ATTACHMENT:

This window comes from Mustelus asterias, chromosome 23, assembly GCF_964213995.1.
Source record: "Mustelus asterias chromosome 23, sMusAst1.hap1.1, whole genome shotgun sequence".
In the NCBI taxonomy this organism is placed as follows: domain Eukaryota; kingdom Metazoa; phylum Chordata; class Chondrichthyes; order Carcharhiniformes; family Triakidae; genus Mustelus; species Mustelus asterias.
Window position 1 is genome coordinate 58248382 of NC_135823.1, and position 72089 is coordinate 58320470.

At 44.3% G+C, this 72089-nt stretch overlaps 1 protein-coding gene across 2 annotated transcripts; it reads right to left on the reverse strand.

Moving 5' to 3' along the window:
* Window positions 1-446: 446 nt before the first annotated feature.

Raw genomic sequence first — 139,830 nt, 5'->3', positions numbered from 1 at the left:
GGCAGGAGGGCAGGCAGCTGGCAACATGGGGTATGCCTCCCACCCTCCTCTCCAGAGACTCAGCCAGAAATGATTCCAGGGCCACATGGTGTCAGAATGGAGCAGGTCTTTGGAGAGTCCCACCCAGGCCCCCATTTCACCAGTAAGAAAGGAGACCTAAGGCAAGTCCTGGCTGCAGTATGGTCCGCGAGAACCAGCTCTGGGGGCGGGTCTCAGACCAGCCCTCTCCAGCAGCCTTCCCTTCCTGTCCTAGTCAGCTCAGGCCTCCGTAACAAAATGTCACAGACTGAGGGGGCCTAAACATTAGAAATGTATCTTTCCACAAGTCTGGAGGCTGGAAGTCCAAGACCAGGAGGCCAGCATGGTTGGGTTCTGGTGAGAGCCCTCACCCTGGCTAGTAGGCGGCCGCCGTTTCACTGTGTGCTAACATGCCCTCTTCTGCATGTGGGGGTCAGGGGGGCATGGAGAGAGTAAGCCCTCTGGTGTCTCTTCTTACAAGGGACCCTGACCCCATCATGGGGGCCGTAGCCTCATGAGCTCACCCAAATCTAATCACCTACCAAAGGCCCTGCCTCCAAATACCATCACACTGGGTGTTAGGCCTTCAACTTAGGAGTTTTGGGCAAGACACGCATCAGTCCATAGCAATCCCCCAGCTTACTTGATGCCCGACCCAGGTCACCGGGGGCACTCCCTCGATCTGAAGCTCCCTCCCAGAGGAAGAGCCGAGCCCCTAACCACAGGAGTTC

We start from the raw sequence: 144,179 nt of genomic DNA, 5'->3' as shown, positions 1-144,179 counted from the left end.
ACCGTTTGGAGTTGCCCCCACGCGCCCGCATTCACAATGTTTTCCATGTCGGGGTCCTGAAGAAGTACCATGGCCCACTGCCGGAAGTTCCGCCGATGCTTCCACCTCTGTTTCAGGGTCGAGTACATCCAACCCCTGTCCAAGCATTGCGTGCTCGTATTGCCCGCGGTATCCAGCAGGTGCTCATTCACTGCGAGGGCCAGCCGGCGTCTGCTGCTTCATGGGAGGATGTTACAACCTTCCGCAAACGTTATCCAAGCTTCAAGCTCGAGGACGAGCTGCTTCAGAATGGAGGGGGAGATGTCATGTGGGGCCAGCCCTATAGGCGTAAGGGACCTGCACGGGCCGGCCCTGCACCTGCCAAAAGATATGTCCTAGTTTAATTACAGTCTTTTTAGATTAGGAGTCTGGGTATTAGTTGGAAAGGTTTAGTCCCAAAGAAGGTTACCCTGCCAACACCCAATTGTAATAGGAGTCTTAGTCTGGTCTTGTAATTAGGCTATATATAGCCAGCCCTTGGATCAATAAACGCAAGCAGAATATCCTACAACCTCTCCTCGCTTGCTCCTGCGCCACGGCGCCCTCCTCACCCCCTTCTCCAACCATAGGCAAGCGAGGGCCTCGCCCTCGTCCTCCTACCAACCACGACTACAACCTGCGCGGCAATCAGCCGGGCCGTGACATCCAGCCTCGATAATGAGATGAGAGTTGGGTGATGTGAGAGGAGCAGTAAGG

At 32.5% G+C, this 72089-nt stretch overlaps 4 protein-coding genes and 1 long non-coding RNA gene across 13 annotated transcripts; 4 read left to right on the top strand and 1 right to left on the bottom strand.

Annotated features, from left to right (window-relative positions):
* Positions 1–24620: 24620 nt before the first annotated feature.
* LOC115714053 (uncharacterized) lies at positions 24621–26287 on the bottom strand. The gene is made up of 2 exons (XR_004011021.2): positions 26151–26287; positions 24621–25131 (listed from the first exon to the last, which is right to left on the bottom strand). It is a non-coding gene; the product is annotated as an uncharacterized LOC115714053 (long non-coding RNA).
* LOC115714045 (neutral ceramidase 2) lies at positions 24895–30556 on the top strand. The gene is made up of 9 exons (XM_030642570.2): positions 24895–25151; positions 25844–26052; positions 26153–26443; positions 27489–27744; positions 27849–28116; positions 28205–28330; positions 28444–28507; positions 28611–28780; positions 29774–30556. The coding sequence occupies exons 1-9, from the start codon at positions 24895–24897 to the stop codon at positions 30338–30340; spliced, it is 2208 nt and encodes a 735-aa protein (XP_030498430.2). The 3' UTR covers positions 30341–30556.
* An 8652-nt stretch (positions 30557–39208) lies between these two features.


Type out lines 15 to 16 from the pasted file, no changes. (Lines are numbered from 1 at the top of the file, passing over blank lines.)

* LOC115714053 (uncharacterized) lies at positions 24621–26287 on the bottom strand. The gene is made up of 2 exons (XR_004011021.2): positions 26151–26287; positions 24621–25131 (listed from the first exon to the last, which is right to left on the bottom strand). It is a non-coding gene; the product is annotated as an uncharacterized LOC115714053 (long non-coding RNA).
* LOC115714045 (neutral ceramidase 2) lies at positions 24895–30556 on the top strand. The gene is made up of 9 exons (XM_030642570.2): positions 24895–25151; positions 25844–26052; positions 26153–26443; positions 27489–27744; positions 27849–28116; positions 28205–28330; positions 28444–28507; positions 28611–28780; positions 29774–30556. The coding sequence occupies exons 1-9, from the start codon at positions 24895–24897 to the stop codon at positions 30338–30340; spliced, it is 2208 nt and encodes a 735-aa protein (XP_030498430.2). The 3' UTR covers positions 30341–30556.